• England had its only written constitution at this time, and there was much reform that went on.
  • Parliament asserted its right to legislate on anything, and attempted to codify the law.
  • However, this method of government didn't really work, and things really deteriorated especially with the death of Cromwell.

The Restoration and the Glorious Revolution

[9] The Parliament eventually invited Charles II (successor of Charles I) back to rule in 1660 – but on the limited basis of 1641.

  • Charles ruled well but his successor James II (his brother) was a failure.
  • He aggravated both legal and tensions – he was very catholic and appointed Catholics to the Church, army, universities and royal household, and tried to use the dispensing prerogative power to allow Catholics not to take the Test Act oath which excluded them from many positions.
  • All of this (and other events) created tension which was begrudgingly tolerated because James had no Catholic heir, and 2 Protestant daughters to succeed him.
  • However, in 1688 James II finally had a son, who was instantly baptised as a Catholic.

The Child represented the continuance of Catholic rule over England and danger to the Protestant power.

  • Parliament invited Mary (James II's eldest daughter) and her husband William of Orange (ruler of Orange in the Netherlands) to assume the throne in 1688.
  • William’s accession to the throne was conditional upon his assent to the Bill of Rights (1688), which further limited the power of the monarch and effectively placed him below the Parliament and the common-law.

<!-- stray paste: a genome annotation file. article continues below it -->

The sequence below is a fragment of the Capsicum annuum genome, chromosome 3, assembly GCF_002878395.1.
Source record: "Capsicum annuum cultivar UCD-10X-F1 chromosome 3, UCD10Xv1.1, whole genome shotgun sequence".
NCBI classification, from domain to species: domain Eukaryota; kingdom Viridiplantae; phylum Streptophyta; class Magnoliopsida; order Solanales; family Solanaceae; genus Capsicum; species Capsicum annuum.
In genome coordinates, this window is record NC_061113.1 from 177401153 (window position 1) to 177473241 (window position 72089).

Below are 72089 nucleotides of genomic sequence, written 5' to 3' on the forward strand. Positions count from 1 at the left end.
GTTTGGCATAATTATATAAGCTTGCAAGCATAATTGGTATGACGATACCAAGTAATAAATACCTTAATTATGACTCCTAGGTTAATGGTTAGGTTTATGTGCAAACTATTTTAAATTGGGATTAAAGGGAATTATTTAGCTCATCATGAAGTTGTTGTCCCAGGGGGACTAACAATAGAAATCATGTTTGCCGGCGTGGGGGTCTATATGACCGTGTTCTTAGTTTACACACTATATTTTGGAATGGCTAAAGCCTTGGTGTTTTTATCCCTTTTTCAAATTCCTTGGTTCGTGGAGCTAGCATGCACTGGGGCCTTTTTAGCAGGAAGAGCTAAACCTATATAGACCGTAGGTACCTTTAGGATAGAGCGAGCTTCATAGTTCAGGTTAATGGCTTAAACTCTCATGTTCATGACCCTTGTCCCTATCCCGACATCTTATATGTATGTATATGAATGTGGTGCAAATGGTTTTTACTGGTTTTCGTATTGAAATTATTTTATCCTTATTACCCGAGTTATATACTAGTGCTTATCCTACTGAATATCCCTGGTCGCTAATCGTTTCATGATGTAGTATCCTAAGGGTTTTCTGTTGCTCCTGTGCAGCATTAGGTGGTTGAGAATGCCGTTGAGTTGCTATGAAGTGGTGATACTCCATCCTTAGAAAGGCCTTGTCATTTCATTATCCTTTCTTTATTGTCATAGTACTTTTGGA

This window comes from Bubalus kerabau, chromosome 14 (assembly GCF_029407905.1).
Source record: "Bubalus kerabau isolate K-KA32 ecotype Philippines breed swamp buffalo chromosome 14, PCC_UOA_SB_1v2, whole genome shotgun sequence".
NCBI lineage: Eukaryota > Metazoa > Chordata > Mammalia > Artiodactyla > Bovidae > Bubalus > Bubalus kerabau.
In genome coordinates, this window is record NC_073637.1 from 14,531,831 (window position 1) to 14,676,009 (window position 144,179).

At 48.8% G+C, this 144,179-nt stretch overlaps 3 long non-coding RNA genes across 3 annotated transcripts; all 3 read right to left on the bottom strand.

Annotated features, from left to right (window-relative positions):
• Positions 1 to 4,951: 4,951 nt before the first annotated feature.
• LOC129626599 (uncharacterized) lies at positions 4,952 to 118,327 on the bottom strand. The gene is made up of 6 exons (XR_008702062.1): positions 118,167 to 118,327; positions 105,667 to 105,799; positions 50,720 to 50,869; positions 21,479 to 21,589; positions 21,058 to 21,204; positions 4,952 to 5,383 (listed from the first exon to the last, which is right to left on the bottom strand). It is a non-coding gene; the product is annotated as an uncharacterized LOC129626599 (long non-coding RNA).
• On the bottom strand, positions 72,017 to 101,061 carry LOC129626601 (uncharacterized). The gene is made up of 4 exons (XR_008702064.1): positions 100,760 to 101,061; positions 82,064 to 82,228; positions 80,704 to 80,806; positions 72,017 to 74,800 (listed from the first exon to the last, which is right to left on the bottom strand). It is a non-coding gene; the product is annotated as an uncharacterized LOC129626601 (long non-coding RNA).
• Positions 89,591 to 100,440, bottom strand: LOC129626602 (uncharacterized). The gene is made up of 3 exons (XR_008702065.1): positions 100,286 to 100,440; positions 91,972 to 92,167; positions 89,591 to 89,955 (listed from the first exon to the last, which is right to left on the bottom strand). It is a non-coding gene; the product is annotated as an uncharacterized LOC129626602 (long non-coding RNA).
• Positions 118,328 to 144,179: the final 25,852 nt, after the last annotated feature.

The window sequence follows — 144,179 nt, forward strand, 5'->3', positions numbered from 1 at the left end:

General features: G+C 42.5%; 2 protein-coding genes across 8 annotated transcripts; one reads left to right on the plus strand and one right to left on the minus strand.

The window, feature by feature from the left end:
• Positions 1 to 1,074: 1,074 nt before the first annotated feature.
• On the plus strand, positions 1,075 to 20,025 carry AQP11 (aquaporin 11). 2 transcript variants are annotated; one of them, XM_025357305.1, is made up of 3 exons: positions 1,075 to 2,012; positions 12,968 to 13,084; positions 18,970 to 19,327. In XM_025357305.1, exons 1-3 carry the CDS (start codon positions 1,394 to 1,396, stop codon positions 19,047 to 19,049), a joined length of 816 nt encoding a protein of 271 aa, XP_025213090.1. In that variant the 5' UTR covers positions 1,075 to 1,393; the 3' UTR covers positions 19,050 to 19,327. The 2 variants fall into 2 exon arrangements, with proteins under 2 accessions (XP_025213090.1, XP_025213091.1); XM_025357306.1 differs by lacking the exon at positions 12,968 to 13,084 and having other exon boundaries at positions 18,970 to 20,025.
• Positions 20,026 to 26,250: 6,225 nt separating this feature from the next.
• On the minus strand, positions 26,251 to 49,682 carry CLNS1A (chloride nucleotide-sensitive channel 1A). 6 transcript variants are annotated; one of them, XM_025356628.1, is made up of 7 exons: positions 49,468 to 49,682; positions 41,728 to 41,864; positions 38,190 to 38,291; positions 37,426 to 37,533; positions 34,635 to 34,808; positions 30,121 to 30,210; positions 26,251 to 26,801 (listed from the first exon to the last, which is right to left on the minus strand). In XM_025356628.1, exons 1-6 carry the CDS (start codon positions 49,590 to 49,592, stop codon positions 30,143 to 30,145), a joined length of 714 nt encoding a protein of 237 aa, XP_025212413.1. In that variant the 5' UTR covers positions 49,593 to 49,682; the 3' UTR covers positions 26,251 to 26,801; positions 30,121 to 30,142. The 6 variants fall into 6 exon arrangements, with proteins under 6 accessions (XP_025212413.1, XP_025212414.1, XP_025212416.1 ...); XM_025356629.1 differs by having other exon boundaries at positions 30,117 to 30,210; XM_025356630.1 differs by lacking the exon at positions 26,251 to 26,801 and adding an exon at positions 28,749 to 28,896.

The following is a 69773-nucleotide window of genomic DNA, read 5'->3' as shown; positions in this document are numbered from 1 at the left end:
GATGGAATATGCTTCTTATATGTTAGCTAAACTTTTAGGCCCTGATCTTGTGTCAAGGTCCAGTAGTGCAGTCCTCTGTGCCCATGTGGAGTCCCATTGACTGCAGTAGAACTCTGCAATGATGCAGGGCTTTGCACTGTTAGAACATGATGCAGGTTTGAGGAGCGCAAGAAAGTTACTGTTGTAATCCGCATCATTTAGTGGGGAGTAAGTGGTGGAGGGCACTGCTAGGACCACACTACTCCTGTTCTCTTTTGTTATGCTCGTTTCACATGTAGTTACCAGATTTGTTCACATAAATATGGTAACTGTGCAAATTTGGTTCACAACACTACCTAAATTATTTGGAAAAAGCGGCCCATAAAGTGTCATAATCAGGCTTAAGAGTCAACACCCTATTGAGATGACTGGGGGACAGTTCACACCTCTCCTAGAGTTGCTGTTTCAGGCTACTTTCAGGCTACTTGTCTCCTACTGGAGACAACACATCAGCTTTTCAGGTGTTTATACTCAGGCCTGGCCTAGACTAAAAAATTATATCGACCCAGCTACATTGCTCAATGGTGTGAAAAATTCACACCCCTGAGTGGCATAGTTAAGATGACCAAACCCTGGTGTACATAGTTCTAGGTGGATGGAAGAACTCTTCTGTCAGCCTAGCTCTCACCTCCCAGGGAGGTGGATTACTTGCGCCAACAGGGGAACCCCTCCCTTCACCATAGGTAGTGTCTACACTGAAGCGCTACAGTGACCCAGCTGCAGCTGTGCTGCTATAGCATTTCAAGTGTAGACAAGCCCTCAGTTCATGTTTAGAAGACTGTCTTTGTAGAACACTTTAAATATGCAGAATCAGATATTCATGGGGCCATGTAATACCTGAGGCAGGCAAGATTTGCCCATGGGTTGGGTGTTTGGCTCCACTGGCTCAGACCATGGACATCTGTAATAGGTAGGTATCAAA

• James II knew he was beaten and fled London. Thus the Glorious (bloodless) revolution.

Bill of Rights

William became king under the restrictions of the Bill of Rights. The right of suspension of legislation was declared illegal and many royal prerogatives severely trimmed, although it still included the right to choose/dismiss ministers at will, to summon/dissolve parliament at will (provided it met every three years) and complete authority over foreign affairs. In detail, the Bill of Rights:

  • Mentions problems of James II, abdication, assumption of throne by William of Orange.
  • The King must seek Parliament’s consent when suspending/dispensing laws.
  • Levying taxes without consent of Parliament is illegal.
  • The right of the subjects to petition the king(king is no longer a judge).
  • The king cannot keep a standing army in peacetime.
  • Election of MPs should be free.
  • Parliament’s mechanism should not be questioned in any court.
  • Excessive bail/fines/imprisonments/punishments are illegal.
  • Jurors ought to be freeholders.
  • Fines/forfeitures before conviction are illegal.
  • Parliament ought to be held frequently.

References

Textbook refers to Prue Vines, Law and Justice in Australia: Foundations of the Legal System, (2nd ed, Melbourne, Oxford University Press, 2009).

  1. Textbook, pp. 88-90
  2. J P Sommerville, Politics and Ideaology in England, 1603-1640, Longman, London, 1986 in Textbook, pp. 90-7
  3. J P Sommerville, Politics and Ideaology in England, 1603-1640, Longman, London, 1986 in Textbook, pp. 98-100
  4. Textbook, pp. 102-3
  5. (1607) 12 Co Rep 63
  6. (1607) 12 Co Rep 63, 63-4
  7. (1611) 12 Co Rep 74
  8. Textbook, p. 105
  9. Textbook, pp. 106-7